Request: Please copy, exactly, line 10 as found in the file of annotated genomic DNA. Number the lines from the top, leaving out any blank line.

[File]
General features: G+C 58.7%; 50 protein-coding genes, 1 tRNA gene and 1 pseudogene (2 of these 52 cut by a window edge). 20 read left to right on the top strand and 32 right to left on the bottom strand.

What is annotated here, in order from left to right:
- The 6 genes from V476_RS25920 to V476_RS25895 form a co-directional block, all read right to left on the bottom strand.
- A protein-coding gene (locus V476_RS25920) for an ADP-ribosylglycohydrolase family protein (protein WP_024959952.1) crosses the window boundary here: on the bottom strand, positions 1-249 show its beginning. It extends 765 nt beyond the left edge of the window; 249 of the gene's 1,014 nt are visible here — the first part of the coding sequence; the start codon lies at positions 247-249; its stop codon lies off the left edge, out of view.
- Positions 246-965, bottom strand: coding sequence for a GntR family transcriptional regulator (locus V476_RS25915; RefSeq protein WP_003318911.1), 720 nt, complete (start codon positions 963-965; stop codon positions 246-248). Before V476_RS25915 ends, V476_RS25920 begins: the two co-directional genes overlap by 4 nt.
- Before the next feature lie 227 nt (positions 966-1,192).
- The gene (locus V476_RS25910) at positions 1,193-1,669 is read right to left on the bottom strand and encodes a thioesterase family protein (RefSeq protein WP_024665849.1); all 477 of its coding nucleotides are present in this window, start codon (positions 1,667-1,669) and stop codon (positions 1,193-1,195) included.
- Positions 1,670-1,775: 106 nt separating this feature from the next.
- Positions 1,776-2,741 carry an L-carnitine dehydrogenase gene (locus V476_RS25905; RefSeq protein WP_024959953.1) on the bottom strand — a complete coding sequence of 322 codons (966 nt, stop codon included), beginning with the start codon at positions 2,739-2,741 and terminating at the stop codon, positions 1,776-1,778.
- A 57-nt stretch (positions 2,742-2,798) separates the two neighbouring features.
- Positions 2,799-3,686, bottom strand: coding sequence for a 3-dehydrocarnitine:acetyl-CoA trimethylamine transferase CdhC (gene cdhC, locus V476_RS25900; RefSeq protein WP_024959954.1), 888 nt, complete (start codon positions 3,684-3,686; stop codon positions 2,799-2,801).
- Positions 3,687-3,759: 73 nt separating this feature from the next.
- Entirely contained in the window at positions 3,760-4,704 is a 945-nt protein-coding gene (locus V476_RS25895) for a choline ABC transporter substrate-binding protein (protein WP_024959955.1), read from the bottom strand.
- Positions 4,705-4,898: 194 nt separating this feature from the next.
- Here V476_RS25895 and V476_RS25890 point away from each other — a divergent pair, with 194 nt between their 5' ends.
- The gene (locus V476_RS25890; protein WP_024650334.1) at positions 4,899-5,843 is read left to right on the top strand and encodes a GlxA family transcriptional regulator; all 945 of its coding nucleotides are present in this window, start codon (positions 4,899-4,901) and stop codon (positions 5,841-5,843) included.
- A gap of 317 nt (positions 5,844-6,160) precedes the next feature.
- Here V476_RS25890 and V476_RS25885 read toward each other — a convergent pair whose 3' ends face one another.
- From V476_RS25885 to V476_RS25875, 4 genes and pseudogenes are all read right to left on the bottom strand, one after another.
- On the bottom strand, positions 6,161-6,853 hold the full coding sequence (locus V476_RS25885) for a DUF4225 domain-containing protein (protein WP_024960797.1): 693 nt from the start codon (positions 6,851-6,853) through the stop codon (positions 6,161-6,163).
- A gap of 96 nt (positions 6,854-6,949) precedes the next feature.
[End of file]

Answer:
- A 57-nt stretch (positions 2,742-2,798) separates the two neighbouring features.